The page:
Charlotte Hornets star Miles Bridges’ first appearance since 2022 arrest for domestic violence. What did he say?
Following his 2022 arrest on domestic violence charges, the Hornets star missed the whole season. Now, he’s spoken publicly for the first time since.
It goes without saying that there are many layers to the situation surrounding the Hornets star, and while there will surely be debate about whether the franchise is doing the right thing by allowing him to return, the flip side would be to ask the age-old question: Don’t we all deserve a second chance?
*Please be advised that the following article contains graphic descriptions of alleged domestic violence.*
Charlotte Hornets & Miles Bridges are getting back together
On Tuesday, Charlotte Hornets star Miles Bridges faced the media for the first time since his 2022 arrest on domestic violence charges, an event that eventually led to him missing the entirety of this most recent campaign. The purpose of Bridges’ appearance was not simply to discuss his actions but to confirm that he will, in fact, be returning to the team. Indeed, reports indicate that Bridges recently signed a $7.9 million qualifying offer for the 2023-24 season. As such the 25-year-old was accompanied by Hornets general manager Mitch Kupchak, who in fact was the architect behind Bridges’ return.
“I want to apologize to everybody for the pain and embarrassment that I have caused everyone, especially my family,” Bridges said in an opening statement. “This year away, I’ve used it to prioritize just going to therapy and becoming the best person I can be, someone that my family and everyone here can be proud of. ...I want to thank the Hornets organization and the NBA for giving me a second chance. A lot of people don’t get a second chance, and I want to use this second chance to prove to everyone that I’m the same kid you drafted five years ago.”
What did Miles Bridges do in 2022?
If you missed our previous report, Bridges was arrested in Los Angeles last offseason on charges of attacking his wife, Mychelle Johnson, in front of their children. At the time, Johnson posted a series of images that appeared to catalog her injuries on social media. The images which have since been deleted, were also accompanied by descriptions of her wounds which included “a fracture[d] nose, wrist, torn eardrum, torn muscles in my neck from being choked until I went to sleep and a severe concussion.”
Bridges would go on to plead no contest to a charge of domestic violence toward a spouse or other cohabitant in a plea agreement with prosecutors. As a result, he was sentenced to 100 hours of community service, domestic violence counseling, and parenting classes, and forbidden from owning a firearm or any dangerous weapons. He did not serve any time in prison.
The Charlotte Hornets are in a tight spot with Miles Bridges
Given the serious nature of the charges that were brought against Bridges last year, it’s completely understandable that Kupchak was asked to address the decision to open the door to Bridges’ return. Acknowledging that it was indeed a difficult process, Kupchak also spoke of the effect that Bridges’ compliance with legal conditions had. “The decision to extend the qualifying offer took a lot of time to sort through, a lot of measured thought with ownership, people within the organization,” Kupchak said before highlighting Bridges’ “remorse and accountability” and his vow that “this would never happen again.” At that point, Kupchak made it clear where he stands. “I believe Miles when he said that.”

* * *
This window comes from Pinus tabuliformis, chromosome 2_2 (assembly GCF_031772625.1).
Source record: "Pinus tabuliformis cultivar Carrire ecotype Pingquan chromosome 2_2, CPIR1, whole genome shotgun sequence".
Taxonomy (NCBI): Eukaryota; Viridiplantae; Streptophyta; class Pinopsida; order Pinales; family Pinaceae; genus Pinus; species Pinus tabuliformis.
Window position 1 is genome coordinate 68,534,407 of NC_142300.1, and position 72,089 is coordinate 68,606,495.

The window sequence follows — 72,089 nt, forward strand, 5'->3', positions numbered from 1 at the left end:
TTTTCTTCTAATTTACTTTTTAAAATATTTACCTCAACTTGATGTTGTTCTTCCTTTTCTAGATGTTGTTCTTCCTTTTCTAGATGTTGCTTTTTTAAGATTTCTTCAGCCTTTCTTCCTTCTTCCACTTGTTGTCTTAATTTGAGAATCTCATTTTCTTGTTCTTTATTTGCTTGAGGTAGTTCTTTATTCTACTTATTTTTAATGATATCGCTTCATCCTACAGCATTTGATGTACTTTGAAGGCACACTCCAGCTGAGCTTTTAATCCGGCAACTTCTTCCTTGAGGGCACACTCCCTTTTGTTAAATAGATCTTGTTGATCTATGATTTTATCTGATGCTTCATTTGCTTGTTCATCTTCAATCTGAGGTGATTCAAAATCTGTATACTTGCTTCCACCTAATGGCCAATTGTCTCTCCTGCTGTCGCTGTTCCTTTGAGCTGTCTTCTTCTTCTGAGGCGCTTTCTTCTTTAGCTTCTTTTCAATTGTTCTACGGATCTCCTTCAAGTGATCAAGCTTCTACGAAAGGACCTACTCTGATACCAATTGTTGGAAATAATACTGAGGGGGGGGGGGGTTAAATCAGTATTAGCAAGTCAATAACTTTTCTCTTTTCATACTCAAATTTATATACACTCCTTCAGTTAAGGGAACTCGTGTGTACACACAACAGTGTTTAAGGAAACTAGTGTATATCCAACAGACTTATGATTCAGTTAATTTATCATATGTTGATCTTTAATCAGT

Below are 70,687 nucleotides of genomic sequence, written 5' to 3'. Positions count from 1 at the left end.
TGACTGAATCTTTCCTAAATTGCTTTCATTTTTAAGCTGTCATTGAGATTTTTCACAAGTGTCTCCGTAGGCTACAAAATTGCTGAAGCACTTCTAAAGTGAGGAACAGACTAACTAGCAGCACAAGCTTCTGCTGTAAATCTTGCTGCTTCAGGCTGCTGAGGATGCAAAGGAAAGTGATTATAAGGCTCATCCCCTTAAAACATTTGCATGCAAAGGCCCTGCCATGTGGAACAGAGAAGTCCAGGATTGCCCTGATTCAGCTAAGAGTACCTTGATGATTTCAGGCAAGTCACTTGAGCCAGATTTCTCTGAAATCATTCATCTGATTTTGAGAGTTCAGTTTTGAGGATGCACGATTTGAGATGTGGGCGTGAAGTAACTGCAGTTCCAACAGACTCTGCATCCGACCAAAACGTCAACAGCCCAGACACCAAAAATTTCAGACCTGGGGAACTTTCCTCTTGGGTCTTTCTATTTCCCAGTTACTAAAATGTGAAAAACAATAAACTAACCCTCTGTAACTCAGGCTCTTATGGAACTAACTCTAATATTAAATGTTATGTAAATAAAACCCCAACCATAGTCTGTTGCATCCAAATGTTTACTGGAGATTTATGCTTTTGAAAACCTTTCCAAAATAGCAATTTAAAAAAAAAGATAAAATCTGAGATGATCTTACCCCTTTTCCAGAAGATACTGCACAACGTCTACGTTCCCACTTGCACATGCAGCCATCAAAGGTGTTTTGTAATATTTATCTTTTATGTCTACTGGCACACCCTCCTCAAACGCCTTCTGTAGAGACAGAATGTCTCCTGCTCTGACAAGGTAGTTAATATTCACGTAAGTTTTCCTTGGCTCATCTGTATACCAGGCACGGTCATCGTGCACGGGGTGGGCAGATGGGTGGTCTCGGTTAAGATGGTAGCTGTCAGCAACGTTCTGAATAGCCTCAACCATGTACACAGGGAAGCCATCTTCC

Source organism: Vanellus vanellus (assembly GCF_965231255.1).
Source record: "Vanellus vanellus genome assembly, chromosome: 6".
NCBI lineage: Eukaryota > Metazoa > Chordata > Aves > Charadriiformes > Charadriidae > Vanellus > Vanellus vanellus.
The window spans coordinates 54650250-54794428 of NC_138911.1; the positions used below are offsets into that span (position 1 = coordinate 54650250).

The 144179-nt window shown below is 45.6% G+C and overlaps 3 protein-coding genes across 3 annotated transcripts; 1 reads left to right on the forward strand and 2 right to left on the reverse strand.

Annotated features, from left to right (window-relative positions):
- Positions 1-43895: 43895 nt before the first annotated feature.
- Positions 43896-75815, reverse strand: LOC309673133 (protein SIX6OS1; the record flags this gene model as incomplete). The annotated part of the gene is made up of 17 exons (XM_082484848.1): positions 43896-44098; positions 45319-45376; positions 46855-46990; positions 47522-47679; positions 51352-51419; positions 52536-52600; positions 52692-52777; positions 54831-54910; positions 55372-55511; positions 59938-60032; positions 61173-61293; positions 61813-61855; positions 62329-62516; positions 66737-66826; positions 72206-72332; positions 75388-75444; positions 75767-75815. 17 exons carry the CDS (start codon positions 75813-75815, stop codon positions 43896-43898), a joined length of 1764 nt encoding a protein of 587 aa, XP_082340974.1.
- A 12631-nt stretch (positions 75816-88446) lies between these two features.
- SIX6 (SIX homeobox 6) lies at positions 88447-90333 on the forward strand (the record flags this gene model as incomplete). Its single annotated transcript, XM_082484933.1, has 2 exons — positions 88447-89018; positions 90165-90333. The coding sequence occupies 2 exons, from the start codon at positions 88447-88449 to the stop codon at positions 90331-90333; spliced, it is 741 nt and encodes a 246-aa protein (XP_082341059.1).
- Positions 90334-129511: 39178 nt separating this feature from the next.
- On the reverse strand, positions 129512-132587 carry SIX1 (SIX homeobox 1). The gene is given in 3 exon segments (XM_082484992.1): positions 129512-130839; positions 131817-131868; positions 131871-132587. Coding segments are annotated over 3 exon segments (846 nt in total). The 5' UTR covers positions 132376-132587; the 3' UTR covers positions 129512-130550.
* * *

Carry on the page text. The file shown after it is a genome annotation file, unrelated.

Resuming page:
So, what happens with Miles Bridges now?
Firstly, there is the question of the ban that was handed down to him by the league itself. To be clear, following the events of last year, The NBA conducted an independent investigation and subsequently suspended Bridges for 30 games. With Bridges having served 20 games of that suspension, it appears he will now serve the remaining 10 when the season begins later this year. A harsh reality that both the franchise and the player must now face, and that’s before touching on the topic of public perception.
Speaking about the pitfalls of continuing to work with a player who pleaded no contest to a violent crime, Kupchak didn’t hide from the potential for backlash. “Obviously it is a polarizing topic and I understand how everybody may not agree,” Kupchak said. “It’s a tough situation to be in.” Where Bridges himself is concerned, he also spoke on the situation as he admitted he understands what he did wrong and why people will have issues with him. “People think I don’t deserve a second chance, and I understand that,” Bridges said. “That’s why I’m trying to use this year to prove to everybody just who the person that I am.”
Can Miles Bridges and the Hornets have a happy ending?
There’s no way to ignore the obvious in this situation: Miles Bridges is a very good basketball player. Last season, the forward averaged an impressive 20.2 points, 7 rebounds, and 3.8 assists per game in what was a breakout season and his fourth in the NBA. To put things in perspective, the Hornets’ final record of 43-39 was their first winning record since 2015-16. As mentioned above, Bridges has signed a qualifying offer as opposed to an extension. What that means is that he will go into the next offseason as an unrestricted free agent. Where the Hornets are concerned, Kupchak explained that the franchise will retain Bridges’ Bird rights, meaning the team will have first dibs on their star if they so choose.
“From a basketball point of view, putting aside the serious nature of what took place, we are excited to get him back,” Kupchak said. “He had his best year ever two years ago. We are excited to get him back. ...Whatever it is to deal with a year from now, we’ll deal with it a year from now.”